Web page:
A great-great-grandmother has announced she “wants to die” after spending eight months isolated from her loved ones due to the ongoing coronavirus pandemic.
Doreen Tilly turned 100-years-old at the beginning of lockdown – but has seen her landmark year spent locked away from all those she loves.
Concerned family members have been distressed by a deterioration in the condition of the OAP following months of strict lockdown.
Mrs Tilly has been living in a care home and while her family would all visit her before lockdown began, they have been unable to over the past seven months.
Great-granddaughter Sonia Dixon, 37, told the Daily Record: “The difference in my nan is just devastating to see. Before, she was full of life and thrived on regular visits from her family.
“While she has outlived her own two children, she has eight grandchildren, 16 great-grandchildren and eight great-great-grandchildren who almost all live in the area.
“Before lockdown, people would be up to see her all the time and she loved it – it gave her something to live for. I just want her out of the home now.
“I can’t bear for this to go on any longer. I’m watching her fade away with the loneliness – she has told me she just wants to die during the outdoor visits that I have been allowed.
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“She has become really down and has been prescribed anti-depressants for the first time in her life at 100 years old.
“People in care homes should have legal rights to see their families properly and I’d support any move to make it happen.”
Mrs Tilly is being cared for at care firm HC-One’s Woodside Court Care Home in Fife, Scotland.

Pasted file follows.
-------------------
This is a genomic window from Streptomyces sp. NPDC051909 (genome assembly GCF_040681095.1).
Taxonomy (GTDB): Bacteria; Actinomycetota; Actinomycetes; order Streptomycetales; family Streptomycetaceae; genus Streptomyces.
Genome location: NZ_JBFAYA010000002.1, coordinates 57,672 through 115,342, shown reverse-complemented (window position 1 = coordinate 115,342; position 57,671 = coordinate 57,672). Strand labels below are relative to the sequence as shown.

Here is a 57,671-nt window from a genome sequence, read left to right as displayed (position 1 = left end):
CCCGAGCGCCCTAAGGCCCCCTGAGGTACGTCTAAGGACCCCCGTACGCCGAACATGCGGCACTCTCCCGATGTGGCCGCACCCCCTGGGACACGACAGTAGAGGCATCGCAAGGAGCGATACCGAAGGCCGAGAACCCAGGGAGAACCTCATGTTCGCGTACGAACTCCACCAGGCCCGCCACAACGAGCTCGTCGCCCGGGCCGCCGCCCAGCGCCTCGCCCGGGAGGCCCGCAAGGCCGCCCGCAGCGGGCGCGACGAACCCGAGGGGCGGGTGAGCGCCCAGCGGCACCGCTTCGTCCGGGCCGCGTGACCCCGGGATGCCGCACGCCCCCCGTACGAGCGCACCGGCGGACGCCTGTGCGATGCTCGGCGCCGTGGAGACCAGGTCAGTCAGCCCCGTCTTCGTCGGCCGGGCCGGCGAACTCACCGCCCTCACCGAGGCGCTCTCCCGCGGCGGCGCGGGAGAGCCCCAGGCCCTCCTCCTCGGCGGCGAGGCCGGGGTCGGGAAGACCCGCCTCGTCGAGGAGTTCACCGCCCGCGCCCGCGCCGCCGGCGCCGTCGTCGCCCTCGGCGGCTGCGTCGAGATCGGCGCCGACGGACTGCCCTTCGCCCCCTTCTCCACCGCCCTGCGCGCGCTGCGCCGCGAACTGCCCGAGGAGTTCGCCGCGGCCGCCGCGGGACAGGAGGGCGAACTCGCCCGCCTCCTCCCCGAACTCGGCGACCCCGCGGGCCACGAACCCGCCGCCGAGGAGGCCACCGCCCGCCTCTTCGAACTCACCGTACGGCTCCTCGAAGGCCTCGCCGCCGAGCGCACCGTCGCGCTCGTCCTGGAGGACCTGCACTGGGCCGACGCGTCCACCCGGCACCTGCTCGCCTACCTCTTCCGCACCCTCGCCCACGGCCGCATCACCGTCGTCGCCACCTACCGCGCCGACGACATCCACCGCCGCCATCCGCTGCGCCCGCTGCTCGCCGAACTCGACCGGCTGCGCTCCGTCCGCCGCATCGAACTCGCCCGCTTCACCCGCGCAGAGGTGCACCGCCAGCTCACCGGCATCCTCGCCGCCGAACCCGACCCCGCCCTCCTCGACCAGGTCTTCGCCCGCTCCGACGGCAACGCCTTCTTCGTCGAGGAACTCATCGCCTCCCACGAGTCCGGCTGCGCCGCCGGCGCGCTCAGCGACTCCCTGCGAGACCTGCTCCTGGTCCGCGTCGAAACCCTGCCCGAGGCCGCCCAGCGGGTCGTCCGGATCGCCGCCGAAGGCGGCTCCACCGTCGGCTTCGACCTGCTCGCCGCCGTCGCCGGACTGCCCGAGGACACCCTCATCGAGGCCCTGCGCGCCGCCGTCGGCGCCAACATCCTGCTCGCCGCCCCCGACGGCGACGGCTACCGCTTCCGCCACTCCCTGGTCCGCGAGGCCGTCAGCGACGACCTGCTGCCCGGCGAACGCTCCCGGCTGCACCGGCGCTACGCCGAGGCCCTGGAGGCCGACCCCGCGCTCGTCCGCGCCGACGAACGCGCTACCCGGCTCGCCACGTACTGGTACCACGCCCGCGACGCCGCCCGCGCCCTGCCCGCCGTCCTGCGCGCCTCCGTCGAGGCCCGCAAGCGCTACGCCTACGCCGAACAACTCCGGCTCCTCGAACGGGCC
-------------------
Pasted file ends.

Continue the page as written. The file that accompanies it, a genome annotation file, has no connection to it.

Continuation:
Mum-of-one Sonia, a business studies student, added: “There has been some indoor visiting introduced at Nan’s home but we were given a choice between very limited indoor visits for one person or more outdoor visits where different people could attend.
“In the end, we had to go with the outdoor socially distanced visits so Nan could see all of her family.
“For someone who is 100, surely it should be up to them how much they see family members.
“The home say they are just following the rules but, between them and the Scottish Government, they need to get this sorted out.”
HC-One said in a statement: “Our caring colleagues know every resident in our homes and many relatives. They understand how important visiting is and how difficult it is for all those who have missed out on precious moments over recent months.
“While this is a challenging time for everyone, we must all work together to protect residents.
“With safety at the forefront of everything we do, a very difficult balancing act needs to be achieved which considers the health and wellbeing of all residents and the threat of coronavirus.”
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